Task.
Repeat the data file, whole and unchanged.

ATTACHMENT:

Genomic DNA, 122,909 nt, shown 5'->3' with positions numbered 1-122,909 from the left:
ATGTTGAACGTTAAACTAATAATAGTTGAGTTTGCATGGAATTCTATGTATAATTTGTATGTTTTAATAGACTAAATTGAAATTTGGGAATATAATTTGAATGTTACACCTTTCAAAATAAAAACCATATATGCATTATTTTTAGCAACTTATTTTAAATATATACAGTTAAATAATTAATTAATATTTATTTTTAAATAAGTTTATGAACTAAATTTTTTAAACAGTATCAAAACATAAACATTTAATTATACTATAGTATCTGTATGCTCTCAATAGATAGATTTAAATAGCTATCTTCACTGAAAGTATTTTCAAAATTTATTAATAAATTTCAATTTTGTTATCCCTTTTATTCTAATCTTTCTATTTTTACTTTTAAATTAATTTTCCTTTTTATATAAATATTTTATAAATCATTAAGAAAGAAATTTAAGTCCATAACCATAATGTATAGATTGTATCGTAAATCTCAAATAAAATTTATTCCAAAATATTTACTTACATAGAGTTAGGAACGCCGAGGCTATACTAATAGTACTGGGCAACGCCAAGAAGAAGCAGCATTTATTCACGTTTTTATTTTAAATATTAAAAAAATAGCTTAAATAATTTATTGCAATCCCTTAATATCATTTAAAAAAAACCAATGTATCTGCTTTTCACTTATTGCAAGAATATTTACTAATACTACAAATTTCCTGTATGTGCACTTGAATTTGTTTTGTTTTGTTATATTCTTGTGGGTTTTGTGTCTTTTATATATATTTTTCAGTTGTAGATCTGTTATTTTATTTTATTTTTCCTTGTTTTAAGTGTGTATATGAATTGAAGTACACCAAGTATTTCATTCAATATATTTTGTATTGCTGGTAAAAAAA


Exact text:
Genomic DNA, 122,909 nt, shown 5'->3' with positions numbered 1-122,909 from the left:
ATGTTGAACGTTAAACTAATAATAGTTGAGTTTGCATGGAATTCTATGTATAATTTGTATGTTTTAATAGACTAAATTGAAATTTGGGAATATAATTTGAATGTTACACCTTTCAAAATAAAAACCATATATGCATTATTTTTAGCAACTTATTTTAAATATATACAGTTAAATAATTAATTAATATTTATTTTTAAATAAGTTTATGAACTAAATTTTTTAAACAGTATCAAAACATAAACATTTAATTATACTATAGTATCTGTATGCTCTCAATAGATAGATTTAAATAGCTATCTTCACTGAAAGTATTTTCAAAATTTATTAATAAATTTCAATTTTGTTATCCCTTTTATTCTAATCTTTCTATTTTTACTTTTAAATTAATTTTCCTTTTTATATAAATATTTTATAAATCATTAAGAAAGAAATTTAAGTCCATAACCATAATGTATAGATTGTATCGTAAATCTCAAATAAAATTTATTCCAAAATATTTACTTACATAGAGTTAGGAACGCCGAGGCTATACTAATAGTACTGGGCAACGCCAAGAAGAAGCAGCATTTATTCACGTTTTTATTTTAAATATTAAAAAAATAGCTTAAATAATTTATTGCAATCCCTTAATATCATTTAAAAAAAACCAATGTATCTGCTTTTCACTTATTGCAAGAATATTTACTAATACTACAAATTTCCTGTATGTGCACTTGAATTTGTTTTGTTTTGTTATATTCTTGTGGGTTTTGTGTCTTTTATATATATTTTTCAGTTGTAGATCTGTTATTTTATTTTATTTTTCCTTGTTTTAAGTGTGTATATGAATTGAAGTACACCAAGTATTTCATTCAATATATTTTGTATTGCTGGTAAAAAAA